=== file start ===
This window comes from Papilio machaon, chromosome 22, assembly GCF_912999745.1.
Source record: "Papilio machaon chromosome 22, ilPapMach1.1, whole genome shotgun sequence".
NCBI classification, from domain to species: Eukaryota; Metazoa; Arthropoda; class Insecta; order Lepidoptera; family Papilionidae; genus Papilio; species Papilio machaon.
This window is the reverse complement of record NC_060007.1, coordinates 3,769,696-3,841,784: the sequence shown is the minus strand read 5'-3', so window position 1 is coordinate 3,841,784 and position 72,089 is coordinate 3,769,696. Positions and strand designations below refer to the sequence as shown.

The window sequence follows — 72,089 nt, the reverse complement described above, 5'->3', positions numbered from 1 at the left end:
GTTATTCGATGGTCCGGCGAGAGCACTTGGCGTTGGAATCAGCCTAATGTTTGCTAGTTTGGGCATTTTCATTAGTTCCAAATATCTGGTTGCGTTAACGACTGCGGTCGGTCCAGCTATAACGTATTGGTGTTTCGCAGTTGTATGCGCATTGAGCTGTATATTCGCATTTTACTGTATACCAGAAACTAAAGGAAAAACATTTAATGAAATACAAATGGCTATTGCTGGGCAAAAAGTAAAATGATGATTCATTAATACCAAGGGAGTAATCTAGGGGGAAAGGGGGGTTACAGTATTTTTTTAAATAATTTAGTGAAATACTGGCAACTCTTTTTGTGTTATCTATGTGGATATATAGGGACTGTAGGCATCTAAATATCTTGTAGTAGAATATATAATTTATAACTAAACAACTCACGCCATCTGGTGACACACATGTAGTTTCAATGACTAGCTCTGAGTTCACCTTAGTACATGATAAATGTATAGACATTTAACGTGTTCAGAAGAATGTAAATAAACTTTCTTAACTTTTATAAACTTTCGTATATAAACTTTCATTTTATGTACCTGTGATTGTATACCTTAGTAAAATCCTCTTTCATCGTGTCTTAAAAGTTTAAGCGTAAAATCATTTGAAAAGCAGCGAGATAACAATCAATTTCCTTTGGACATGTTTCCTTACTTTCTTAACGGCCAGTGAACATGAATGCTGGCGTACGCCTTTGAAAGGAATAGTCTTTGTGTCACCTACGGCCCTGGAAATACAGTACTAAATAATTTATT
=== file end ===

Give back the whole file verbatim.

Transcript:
This window comes from Papilio machaon, chromosome 22, assembly GCF_912999745.1.
Source record: "Papilio machaon chromosome 22, ilPapMach1.1, whole genome shotgun sequence".
NCBI classification, from domain to species: Eukaryota; Metazoa; Arthropoda; class Insecta; order Lepidoptera; family Papilionidae; genus Papilio; species Papilio machaon.
This window is the reverse complement of record NC_060007.1, coordinates 3,769,696-3,841,784: the sequence shown is the minus strand read 5'-3', so window position 1 is coordinate 3,841,784 and position 72,089 is coordinate 3,769,696. Positions and strand designations below refer to the sequence as shown.

The window sequence follows — 72,089 nt, the reverse complement described above, 5'->3', positions numbered from 1 at the left end:
GTTATTCGATGGTCCGGCGAGAGCACTTGGCGTTGGAATCAGCCTAATGTTTGCTAGTTTGGGCATTTTCATTAGTTCCAAATATCTGGTTGCGTTAACGACTGCGGTCGGTCCAGCTATAACGTATTGGTGTTTCGCAGTTGTATGCGCATTGAGCTGTATATTCGCATTTTACTGTATACCAGAAACTAAAGGAAAAACATTTAATGAAATACAAATGGCTATTGCTGGGCAAAAAGTAAAATGATGATTCATTAATACCAAGGGAGTAATCTAGGGGGAAAGGGGGGTTACAGTATTTTTTTAAATAATTTAGTGAAATACTGGCAACTCTTTTTGTGTTATCTATGTGGATATATAGGGACTGTAGGCATCTAAATATCTTGTAGTAGAATATATAATTTATAACTAAACAACTCACGCCATCTGGTGACACACATGTAGTTTCAATGACTAGCTCTGAGTTCACCTTAGTACATGATAAATGTATAGACATTTAACGTGTTCAGAAGAATGTAAATAAACTTTCTTAACTTTTATAAACTTTCGTATATAAACTTTCATTTTATGTACCTGTGATTGTATACCTTAGTAAAATCCTCTTTCATCGTGTCTTAAAAGTTTAAGCGTAAAATCATTTGAAAAGCAGCGAGATAACAATCAATTTCCTTTGGACATGTTTCCTTACTTTCTTAACGGCCAGTGAACATGAATGCTGGCGTACGCCTTTGAAAGGAATAGTCTTTGTGTCACCTACGGCCCTGGAAATACAGTACTAAATAATTTATT